• Provide information regarding applicable procedures, including deadlines, documents which must be filed, and the anticipated course of the legal proceeding;
  • Provide information regarding applicable procedures for proper service of process and filing of legal documents;
  • Provide self-help materials which contain information regarding relevant legal requirements, case law basis, and venue and jurisdiction requirements;
  • Review and explain documents or exhibits received from a client’s spouse and/or his/her attorney;
  • Select, complete, file, and effect service of forms and advise a client of the significance of the selected forms to their case;
  • Perform legal research;
  • Advise a client as to other documents that may be necessary to their case, and explain how such additional documents or pleadings may affect their case; and,
  • Assist in obtaining necessary documents, such as birth, death, or marriage certificates.


If needed, an LLLT can provide additional services drafting legal letters and documents, if the work is reviewed and approved by a Washington attorney.  For LLLTs in private practice, it will be important to find an attorney willing to team up on issues that are permissible with attorney assistance.

An LLLT may not represent clients in court, they cannot negotiate on behalf of a client, and they cannot attend or participate in taking a deposition.  An LLLT cannot assist a dissolution client if one party is in bankruptcy without the assistance of a bankruptcy attorney.  LLLTs are also prohibited from assisting with disputed major parenting plan modifications, non-parental custody petitions, and relocation actions if they are objected to.  Presently, LLLTs are prohibited from advising or assisting clients regarding the division of real estate, formal business entities or retirement plans that require a supplemental order or QDRO.  To clarify, LLLTs can assist divorce clients who own real estate, but an attorney or LPO will have to prepare any documents necessary to divide or transfer the real estate.  See APR 28 for the complete list of LLLT dos and don’ts.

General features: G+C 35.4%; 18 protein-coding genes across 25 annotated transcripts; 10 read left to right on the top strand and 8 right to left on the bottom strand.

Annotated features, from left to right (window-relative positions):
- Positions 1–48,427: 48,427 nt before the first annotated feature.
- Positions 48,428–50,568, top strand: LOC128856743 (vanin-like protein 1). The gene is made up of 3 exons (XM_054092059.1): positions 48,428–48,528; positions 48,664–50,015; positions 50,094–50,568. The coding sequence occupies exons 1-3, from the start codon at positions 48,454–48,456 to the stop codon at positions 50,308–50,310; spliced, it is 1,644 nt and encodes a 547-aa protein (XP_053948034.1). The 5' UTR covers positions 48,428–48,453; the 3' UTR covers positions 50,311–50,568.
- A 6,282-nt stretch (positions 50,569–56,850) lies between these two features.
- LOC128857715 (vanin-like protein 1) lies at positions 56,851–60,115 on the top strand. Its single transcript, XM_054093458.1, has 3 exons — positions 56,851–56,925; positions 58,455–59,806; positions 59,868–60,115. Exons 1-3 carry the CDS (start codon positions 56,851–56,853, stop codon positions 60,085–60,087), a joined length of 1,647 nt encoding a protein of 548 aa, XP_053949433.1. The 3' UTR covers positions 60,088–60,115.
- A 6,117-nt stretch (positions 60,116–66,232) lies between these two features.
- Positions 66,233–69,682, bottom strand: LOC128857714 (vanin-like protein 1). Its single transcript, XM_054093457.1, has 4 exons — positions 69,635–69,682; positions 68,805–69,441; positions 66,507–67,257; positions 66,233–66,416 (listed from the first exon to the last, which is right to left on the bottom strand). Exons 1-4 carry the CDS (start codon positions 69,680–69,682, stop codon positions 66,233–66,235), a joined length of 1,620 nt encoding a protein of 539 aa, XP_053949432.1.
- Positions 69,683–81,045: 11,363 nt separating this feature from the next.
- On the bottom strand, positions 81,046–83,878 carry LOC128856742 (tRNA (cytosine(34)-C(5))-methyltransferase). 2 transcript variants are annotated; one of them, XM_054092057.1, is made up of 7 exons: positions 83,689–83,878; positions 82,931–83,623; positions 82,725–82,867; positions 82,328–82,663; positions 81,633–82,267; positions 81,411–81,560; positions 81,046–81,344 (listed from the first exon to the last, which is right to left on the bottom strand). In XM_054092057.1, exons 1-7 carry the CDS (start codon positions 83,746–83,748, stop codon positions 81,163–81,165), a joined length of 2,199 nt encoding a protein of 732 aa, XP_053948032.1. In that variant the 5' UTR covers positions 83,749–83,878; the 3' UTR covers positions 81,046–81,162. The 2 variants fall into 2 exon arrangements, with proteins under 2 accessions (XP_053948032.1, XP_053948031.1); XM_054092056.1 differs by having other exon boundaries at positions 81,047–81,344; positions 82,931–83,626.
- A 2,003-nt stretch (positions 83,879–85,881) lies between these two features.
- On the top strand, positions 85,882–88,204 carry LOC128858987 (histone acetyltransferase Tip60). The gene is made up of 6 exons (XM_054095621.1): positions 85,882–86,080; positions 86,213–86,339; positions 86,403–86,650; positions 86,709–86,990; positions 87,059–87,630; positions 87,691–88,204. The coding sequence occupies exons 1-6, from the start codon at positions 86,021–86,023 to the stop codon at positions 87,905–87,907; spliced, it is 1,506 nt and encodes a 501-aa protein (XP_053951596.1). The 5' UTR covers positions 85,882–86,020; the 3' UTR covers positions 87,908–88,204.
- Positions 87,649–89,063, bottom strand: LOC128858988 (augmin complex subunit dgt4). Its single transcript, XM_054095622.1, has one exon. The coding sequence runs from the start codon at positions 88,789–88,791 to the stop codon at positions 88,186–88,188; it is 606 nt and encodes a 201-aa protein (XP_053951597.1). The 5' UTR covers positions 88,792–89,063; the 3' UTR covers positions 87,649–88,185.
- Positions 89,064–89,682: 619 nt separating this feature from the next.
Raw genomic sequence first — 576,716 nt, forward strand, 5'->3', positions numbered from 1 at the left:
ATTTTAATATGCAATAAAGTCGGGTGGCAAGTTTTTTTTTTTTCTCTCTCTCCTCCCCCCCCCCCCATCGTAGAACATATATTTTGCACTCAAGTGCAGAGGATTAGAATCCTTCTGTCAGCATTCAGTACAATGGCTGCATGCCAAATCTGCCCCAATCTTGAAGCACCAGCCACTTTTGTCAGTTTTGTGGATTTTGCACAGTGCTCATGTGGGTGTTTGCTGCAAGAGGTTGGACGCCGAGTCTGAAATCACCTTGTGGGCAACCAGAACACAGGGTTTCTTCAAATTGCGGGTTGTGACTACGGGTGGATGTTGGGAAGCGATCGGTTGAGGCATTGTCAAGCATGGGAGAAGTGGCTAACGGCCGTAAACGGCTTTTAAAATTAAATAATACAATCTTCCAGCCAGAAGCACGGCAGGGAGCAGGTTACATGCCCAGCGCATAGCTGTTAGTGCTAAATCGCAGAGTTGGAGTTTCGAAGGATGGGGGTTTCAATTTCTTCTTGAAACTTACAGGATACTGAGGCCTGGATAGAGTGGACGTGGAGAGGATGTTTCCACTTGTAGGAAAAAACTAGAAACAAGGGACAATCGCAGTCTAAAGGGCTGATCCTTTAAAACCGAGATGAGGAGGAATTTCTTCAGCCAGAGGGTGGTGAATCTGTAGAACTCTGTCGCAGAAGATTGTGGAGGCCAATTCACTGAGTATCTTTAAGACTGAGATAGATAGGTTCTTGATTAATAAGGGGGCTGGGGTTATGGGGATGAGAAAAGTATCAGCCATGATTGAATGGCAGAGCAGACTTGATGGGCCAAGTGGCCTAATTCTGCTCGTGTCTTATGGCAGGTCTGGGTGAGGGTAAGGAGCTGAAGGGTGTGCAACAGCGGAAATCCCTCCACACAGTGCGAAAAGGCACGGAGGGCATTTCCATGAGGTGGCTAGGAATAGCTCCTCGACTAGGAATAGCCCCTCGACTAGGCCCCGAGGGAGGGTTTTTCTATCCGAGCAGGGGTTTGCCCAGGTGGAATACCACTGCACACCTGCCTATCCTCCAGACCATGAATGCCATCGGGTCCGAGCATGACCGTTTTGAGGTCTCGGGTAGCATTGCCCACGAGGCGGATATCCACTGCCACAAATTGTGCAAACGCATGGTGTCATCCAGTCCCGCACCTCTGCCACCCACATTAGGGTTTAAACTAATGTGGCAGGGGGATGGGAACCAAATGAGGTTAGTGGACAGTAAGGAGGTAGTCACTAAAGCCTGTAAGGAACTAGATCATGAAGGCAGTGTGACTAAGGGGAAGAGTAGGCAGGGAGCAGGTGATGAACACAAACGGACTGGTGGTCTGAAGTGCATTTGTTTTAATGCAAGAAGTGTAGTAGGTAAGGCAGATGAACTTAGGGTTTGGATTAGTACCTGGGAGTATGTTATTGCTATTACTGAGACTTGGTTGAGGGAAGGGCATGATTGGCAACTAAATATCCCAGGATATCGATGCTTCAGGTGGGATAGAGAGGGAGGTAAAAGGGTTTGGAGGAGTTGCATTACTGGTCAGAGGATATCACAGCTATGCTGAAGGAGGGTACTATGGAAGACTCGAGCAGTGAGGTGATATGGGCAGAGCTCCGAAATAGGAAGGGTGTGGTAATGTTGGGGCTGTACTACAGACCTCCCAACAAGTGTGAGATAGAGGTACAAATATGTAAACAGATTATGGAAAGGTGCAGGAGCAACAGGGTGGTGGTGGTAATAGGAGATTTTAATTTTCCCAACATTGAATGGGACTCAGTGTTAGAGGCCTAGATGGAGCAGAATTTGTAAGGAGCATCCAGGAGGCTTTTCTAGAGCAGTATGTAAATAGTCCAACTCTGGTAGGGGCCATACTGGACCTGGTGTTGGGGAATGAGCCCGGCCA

LLLTs are required to adhere to APR 28 and the LLLT RPCs.  We must complete continuing education credits each year, so unless and/or until seminars are offered specific to LLLTs you will likely begin to run into LLLTs at attorney CLEs.  LLLTs are also required, unlike attorneys, to maintain malpractice insurance coverage and have a signed fee agreement before performing any services for a fee.

LLLTs are frequently being likened to nurse practitioners and certified physician’s assistants in the medical field – a compliment to physicians not a replacement for.  I am hopeful the local legal community will adopt a similar stance on LLLTs and that LLLTs will help cut down on the unauthorized practice of law in our area.  I am excited to be a Limited License Legal Technician, as Washington pioneers the move to allow qualified, trained, licensed legal technicians to engage in the limited practice of law in specific practice areas. I’m happy to discuss the LLLT program and answer any questions you might have, please feel free to contact me at (360)733-3773 or